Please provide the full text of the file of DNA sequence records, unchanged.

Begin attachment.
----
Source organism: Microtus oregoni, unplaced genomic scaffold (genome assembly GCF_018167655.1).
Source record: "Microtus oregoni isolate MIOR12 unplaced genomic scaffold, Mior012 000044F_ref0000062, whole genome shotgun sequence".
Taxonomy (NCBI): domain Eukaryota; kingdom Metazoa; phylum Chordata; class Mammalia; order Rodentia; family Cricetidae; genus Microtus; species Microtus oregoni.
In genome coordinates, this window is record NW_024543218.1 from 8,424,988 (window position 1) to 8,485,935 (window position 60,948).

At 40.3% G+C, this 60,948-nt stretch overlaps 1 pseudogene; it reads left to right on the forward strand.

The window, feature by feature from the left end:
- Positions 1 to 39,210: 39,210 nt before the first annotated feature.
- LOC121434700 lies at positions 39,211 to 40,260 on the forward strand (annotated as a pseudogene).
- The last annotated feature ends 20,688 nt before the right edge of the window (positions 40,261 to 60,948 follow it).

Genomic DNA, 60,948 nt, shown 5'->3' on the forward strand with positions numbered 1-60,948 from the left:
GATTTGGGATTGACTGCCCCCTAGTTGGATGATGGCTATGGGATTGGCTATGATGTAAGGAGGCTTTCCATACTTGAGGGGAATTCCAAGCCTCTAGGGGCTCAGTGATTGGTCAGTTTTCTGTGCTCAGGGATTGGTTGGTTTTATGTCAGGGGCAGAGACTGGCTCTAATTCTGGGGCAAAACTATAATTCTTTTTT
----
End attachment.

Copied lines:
Source organism: Microtus oregoni, unplaced genomic scaffold (genome assembly GCF_018167655.1).
Source record: "Microtus oregoni isolate MIOR12 unplaced genomic scaffold, Mior012 000044F_ref0000062, whole genome shotgun sequence".
Taxonomy (NCBI): domain Eukaryota; kingdom Metazoa; phylum Chordata; class Mammalia; order Rodentia; family Cricetidae; genus Microtus; species Microtus oregoni.
In genome coordinates, this window is record NW_024543218.1 from 8,424,988 (window position 1) to 8,485,935 (window position 60,948).

At 40.3% G+C, this 60,948-nt stretch overlaps 1 pseudogene; it reads left to right on the forward strand.

The window, feature by feature from the left end:
- Positions 1 to 39,210: 39,210 nt before the first annotated feature.
- LOC121434700 lies at positions 39,211 to 40,260 on the forward strand (annotated as a pseudogene).
- The last annotated feature ends 20,688 nt before the right edge of the window (positions 40,261 to 60,948 follow it).

Genomic DNA, 60,948 nt, shown 5'->3' on the forward strand with positions numbered 1-60,948 from the left:
GATTTGGGATTGACTGCCCCCTAGTTGGATGATGGCTATGGGATTGGCTATGATGTAAGGAGGCTTTCCATACTTGAGGGGAATTCCAAGCCTCTAGGGGCTCAGTGATTGGTCAGTTTTCTGTGCTCAGGGATTGGTTGGTTTTATGTCAGGGGCAGAGACTGGCTCTAATTCTGGGGCAAAACTATAATTCTTTTTT